I survived Hanoi.
I know this statement might sound discouraging, but I enjoyed the trip pretty much despite being as sick as a dog. I was down and out with terrible sore throat, incessant cough and slight fever when night was approaching throughout the entire trip. Not to mention I had diarrhea but thankfully only trice in one of the five days I was there.
My body was overheated. When I peed, the piss was scalding hot. I downed gallons and gallons of water. I joked about the whole episode. Whenever I go on trips, I usually would count how many coconuts I drank per trip. This time round, I counted how many lozenges I sucked – 25.
I lost my voice intermittently throughout the trip, much to the amusement of my friends. They were happy that I could not possibly nag them anymore. Haha. Very funny.
Feeling unwell was probably the main reason I didn’t go all out in this trip to take good pictures or scout for great bargains. Hanoi is not a cheap place after all – you have to pay for everything – especially water. Water don’t come free in Hanoi. I guess this is the only way to deal with cheap tourists like us, who hardly tip.
It was a pretty relaxing trip, despite having terrible health condition. Both my sister and cousin sis were sick too. Still, our laughter were peppered with wheezing coughs, which further induced more infectious laughter.
We stayed in Platinum Hotel on the night of arrival. It was quite good. It has flat screen plasma tv and not to mention the highly sophisticated shower with Jacuzzi and massage buttons which I don’t even know how to operate. Yeah, I admit. I am a sua goo. It was a pleasant surprise that a 3 star hotel could have above average facilities. The internet comes for free the first 30 minutes. The staff was helpful and friendly.
For the rest of the nights, we were put up in a Junk, for a night of cruise along the picturesque Halong Bay and ThangLong Opera Hotel. I like the fresh rose they provided for us every morning at ThangLong Opera.
I didn’t regret hiring Asia Pacific/ Sinh Café travel. For only USD209+, we get what we paid for, if not more. You may contact them should you wish to go to Hanoi.
Address : 30 Hang Be st – Hanoi,
Tel :84.8. 8334083
Fax :84.4. 7567862
Hot lines: 84 22.214.171.124
Email : firstname.lastname@example.org
We spent most of our time far away from Hanoi, in the outskirts – a night in the Junk in Halong Bay and the scorching sun cruise through rice canals in Tam Coc. I jokingly told Popiah, who was on the same boat as me that we would be ready to be served as BBQ food, the moment we docked. When my boss asked me what is nice in Tam Coc, I said, we were practically being sun-ed like “belacan” and I was tempted to jump into the river to save myself from dehydration. He laughed. Perhaps, we should have gone there in the early morning.
Unfortunately, the museums were closed on Mondays and Fridays. We didn’t get to go to the Museum of Ethnology – which is highly recommended as we could get to see the 54 ethnics in Vietnam and their origins, as well as Uncle Ho’s Mausoleum. We just managed to take some pictures on the outside of the Mausoleum. Other than that, we went to this unnamed cathedral (too lazy to check the internet), one pillar pagoda which is near Uncle Ho’s Mausoleum, Temple of Literature and other smaller temples.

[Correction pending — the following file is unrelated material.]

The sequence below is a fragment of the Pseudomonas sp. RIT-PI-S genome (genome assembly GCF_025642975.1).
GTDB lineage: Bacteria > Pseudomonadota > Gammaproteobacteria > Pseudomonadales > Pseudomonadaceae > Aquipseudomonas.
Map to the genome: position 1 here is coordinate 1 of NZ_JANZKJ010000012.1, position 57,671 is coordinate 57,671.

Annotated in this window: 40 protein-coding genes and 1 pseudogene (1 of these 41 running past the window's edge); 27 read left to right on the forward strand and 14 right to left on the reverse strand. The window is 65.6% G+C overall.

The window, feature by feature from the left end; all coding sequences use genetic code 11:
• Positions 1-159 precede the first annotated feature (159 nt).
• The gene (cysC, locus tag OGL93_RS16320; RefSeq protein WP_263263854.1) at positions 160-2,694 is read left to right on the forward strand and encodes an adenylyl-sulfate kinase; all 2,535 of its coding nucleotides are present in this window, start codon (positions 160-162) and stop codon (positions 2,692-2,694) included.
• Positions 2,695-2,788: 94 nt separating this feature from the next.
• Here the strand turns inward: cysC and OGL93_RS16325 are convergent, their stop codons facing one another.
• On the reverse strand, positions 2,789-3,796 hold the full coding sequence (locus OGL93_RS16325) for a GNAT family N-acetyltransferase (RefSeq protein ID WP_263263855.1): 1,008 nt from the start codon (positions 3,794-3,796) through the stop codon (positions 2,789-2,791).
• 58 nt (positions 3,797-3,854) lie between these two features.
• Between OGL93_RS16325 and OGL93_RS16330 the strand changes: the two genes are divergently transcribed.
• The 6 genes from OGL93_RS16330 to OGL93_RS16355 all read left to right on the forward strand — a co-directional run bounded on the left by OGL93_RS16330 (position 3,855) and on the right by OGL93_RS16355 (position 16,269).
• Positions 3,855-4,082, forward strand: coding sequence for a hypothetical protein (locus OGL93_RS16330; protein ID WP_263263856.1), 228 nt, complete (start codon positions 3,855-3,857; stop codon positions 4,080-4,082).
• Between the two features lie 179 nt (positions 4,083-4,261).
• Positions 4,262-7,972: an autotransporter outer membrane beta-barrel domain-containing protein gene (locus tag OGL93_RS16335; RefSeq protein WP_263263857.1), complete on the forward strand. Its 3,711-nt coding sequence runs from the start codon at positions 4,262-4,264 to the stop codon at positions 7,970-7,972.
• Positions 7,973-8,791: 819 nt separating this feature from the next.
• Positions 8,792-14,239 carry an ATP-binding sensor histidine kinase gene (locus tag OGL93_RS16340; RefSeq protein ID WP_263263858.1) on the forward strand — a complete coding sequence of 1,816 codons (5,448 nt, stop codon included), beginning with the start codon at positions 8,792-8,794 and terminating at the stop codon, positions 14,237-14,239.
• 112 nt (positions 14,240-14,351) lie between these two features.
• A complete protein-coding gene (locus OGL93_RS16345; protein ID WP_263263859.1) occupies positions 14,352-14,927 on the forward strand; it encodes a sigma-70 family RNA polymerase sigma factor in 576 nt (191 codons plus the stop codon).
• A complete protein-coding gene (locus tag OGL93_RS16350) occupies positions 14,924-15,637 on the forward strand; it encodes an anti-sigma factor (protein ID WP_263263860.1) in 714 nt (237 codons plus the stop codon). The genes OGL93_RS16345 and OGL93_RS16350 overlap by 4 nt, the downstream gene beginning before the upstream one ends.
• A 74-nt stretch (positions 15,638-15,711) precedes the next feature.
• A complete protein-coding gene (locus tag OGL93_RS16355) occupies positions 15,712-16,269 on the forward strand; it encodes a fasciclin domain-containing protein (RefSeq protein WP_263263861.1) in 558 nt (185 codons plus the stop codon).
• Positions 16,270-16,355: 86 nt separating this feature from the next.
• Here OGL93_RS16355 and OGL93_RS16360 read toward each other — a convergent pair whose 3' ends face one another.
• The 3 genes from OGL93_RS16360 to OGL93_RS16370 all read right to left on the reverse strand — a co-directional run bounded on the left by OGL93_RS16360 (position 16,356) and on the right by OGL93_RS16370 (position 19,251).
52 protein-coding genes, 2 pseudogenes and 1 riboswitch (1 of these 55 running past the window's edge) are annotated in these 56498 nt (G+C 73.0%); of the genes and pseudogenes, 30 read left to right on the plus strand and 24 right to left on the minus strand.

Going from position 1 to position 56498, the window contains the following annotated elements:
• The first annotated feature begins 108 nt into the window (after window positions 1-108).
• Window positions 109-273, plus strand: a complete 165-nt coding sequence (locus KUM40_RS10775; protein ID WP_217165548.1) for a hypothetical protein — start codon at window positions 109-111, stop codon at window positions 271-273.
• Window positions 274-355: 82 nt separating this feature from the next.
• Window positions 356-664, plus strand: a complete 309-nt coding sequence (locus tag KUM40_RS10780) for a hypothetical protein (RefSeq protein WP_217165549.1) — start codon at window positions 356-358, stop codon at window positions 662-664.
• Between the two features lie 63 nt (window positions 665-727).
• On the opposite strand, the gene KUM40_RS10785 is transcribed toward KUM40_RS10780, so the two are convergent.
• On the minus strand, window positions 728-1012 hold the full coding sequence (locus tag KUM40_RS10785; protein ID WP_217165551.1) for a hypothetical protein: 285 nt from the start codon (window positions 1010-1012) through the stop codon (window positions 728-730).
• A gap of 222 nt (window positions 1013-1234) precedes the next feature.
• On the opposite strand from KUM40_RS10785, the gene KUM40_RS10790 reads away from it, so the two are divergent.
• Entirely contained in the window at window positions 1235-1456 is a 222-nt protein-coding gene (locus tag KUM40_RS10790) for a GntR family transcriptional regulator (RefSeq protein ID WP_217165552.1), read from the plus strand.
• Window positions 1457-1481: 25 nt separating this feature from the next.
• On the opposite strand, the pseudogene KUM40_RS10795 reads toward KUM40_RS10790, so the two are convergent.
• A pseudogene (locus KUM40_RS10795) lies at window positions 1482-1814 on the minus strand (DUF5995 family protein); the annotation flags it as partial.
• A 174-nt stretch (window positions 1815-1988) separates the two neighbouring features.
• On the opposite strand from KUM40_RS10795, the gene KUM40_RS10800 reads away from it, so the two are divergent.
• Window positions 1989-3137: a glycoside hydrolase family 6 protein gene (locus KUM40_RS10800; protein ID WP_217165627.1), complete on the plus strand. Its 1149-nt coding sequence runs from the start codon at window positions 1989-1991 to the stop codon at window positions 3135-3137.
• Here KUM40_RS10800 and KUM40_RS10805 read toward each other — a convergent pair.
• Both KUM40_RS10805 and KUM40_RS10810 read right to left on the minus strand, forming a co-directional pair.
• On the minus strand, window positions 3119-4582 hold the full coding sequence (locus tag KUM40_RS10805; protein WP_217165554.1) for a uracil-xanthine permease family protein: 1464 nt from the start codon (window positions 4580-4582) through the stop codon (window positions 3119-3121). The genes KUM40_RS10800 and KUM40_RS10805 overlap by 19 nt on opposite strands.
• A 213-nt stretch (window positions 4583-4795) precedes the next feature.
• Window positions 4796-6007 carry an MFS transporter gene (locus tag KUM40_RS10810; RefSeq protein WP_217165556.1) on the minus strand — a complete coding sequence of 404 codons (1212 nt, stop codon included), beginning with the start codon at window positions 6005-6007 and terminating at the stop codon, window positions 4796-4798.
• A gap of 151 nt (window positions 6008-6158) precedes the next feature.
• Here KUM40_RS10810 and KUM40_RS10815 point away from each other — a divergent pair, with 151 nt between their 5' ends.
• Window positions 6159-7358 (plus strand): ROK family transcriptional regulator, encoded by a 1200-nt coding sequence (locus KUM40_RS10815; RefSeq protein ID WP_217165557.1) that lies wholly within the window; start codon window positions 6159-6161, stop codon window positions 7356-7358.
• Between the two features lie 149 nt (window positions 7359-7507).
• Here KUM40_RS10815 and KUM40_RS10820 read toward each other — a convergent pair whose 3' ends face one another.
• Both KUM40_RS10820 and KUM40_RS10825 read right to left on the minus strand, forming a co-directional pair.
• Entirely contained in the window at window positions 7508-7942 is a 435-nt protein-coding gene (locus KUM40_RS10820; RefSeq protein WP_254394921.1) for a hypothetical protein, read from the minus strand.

Our guide, Nguyen The Truong is a nice chap. He speaks most of the time in his heavily Vietnamese accented English on the history of Hanoi and Vietnam in general. My sis and I found it rather amusing that he could plucked random figures out from the sky – from the dates to days and years, number of islands, legends, etc, not that we are well versed in history of Hanoi to validate his explanation. But, we are pretty much impressed by him.
Truong is 28 years old. He just got married a week ago. We were damn keh poh (Hokkien: Busy body) and asked to see his wedding photo. He married a wife 5 years his junior, whom he met in 2005. His parents wanted him to be a teacher when he was young but he ended becoming a tour guide. I could see his strong hold in history. He would have made a good history teacher.
All in all, it was a good trip. I didn’t have much to write as I was half stoned most of the time. If weren’t for me succumbing to sickness, I would probably enjoyed it more. I will let some pics to do the talking.
Well, thought of penning down some highlight/stuffs of the trip here:
1. There is practically no fat people in Hanoi. They looked at me as if I were a performer in a freak show.
2. When my fellow travel mates called me FAT – Truong was nice enough to say, they meant PHAT – Pretty Hot and Tempting.
3. The Amazing Caves in Ha Long Bay is quite okay to explore. People with totally NO STAMINA like me could make it up to the top and came back alive in one piece.
4. They sell only ONE thing in ONE street. If they sell shoes, the rest of the row of shops would be selling shoes. I wonder why they don’t have pharmacies selling Strepsils in one whole freaking row when I was almost dying of sore throat pain.
5. They don’t barge when you bargain for cheaper price, which made the 50% rule discount everywhere in the places I visited invalid here.
6. On the contrary to what people believe about getting dog meat everywhere, they are now being centralized somewhere out of town. We don’t see dog meat everywhere now.
7. Since there is nothing much to buy, we spent a few million VND in supermarket buying nuts, just to get rid of the notes. LOL.
8. Eat Cha ca fish carefully. I burned my tongue as I was too hungry. The smelly vege that comes with the fish is chives.
For detailed excursion stories, check out AJ’s blog!